Norway’s Wealth Fund Is Now Twice the Size of Its Economy
(Bloomberg) -- Norway’s government proposed improving oversight of its sovereign wealth fund after it has swelled to more than twice the size of the economy since it was set up two decades ago.
The government proposed that a new monetary policy committee be set up within the central bank, freeing the board to focus more on supervising the fund. The government stopped short of moving the $1 trillion fund out of the central bank, which had been recommended by a commission earlier this year amid concerns over its growing complexity and size.
“Keeping the management of the fund in Norges Bank implies that the Bank will continue to have broad and complex responsibilities,” Finance Minister Siv Jensen said in a statement. “We must ensure that the governance structures are well adapted to these responsibilities.”
The government plans to present a bill to parliament in the spring, she said.
The giant fund, created from Norway’s oil wealth, straddles the world and owns about 1.4 percent of global stocks. Its growing heft also means it’s contributing a growing share to Norway’s annual budget -- estimated at 17 percent ex-oil next year -- meaning its management is becoming more and more important in maintaining the country’s lavish welfare state.
The fund has struggled to meet return targets over the past years as interest rates slid to record lows. It has also moved into real estate, boosting stock holdings to 70 percent of its portfolio and raised holdings in emerging markets, adding to complexity.
The government recommended that the central bank governor chair both the new policy committee as well as the board. It called for maintaining the set up with two deputy governors, including one in charge of the wealth fund and the other focused on central banking. They should also be members of both the policy committee and the board.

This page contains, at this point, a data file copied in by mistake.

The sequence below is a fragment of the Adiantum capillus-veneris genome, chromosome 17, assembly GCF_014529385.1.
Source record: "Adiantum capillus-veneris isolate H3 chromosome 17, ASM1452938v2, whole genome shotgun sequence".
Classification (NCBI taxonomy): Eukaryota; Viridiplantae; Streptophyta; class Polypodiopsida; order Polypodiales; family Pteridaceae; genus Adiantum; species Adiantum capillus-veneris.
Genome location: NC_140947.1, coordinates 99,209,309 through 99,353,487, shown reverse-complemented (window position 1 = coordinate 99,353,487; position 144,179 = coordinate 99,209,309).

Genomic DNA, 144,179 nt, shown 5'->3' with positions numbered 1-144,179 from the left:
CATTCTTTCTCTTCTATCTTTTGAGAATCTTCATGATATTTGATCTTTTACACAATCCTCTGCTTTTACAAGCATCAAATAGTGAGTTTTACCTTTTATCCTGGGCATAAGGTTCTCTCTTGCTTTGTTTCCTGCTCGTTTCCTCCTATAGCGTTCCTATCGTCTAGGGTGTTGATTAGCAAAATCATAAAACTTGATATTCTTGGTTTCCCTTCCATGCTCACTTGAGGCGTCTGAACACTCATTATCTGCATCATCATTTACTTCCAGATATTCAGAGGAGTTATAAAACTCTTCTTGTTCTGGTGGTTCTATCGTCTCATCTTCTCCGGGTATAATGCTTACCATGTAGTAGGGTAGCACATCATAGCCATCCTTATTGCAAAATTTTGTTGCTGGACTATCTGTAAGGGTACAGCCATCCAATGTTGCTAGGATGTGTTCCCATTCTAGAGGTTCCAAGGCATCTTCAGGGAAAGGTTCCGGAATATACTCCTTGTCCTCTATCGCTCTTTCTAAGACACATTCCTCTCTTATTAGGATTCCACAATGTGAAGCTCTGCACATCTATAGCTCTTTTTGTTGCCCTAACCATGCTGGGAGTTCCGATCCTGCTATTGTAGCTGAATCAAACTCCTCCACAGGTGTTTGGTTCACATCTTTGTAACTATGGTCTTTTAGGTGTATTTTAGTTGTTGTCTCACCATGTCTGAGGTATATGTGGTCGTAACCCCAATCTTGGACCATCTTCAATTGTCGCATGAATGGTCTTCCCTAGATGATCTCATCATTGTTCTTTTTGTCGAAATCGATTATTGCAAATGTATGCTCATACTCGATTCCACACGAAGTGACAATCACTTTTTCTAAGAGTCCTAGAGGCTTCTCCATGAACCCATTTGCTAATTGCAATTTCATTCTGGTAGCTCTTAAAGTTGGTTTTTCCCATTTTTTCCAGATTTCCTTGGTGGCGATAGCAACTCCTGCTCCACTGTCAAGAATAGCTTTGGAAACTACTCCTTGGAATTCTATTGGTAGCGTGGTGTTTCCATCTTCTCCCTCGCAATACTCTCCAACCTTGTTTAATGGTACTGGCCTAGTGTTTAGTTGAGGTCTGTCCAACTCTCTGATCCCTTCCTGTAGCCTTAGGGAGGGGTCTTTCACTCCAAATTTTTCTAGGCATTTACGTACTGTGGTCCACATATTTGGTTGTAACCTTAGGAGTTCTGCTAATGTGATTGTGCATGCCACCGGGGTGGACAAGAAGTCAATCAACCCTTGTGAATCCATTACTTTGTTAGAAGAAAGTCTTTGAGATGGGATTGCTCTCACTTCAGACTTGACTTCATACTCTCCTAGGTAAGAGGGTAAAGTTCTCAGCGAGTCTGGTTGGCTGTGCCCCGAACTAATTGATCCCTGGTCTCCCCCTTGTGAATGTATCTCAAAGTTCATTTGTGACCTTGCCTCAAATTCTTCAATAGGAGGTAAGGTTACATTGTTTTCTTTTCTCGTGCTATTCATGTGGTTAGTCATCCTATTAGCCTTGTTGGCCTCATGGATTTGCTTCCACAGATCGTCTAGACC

The committee should be made up of five members, while the board should number nine.
“Given its more focused role, the external members of the board can to a greater extent than today be chosen based on their expertise in areas such as risk management, asset management, and responsible investment practices,” the government said.
The Christian Democrats, who are due to decide in two weeks whether to keep supporting or the minority government in parliament or potentially unseat it, came out against the advice. Central banking and capital management are very different activities, and have both become more demanding for Norges Bank than before, lawmaker Kjell Ingolf Ropstad said in a statement.
“I’m disappointed,” he said. “It’s strange that the government would to such an extent disregard the solid advice from the Gjedrem commission.”
The opposition parties were more supportive of the government’s proposal. Svein Roald Hansen of Labor, parliament’s biggest group, called it “balanced,” while the Socialist Left Party’s Kari Elisabeth Kaski said the proposal seemed “in large part reasonable.”
The government also proposed giving more independence to the central bank by doing away with its duty to submit matters of importance to the Finance Ministry before a decision is made. “The Bank should instead inform the ministry about matters of importance,” it said.
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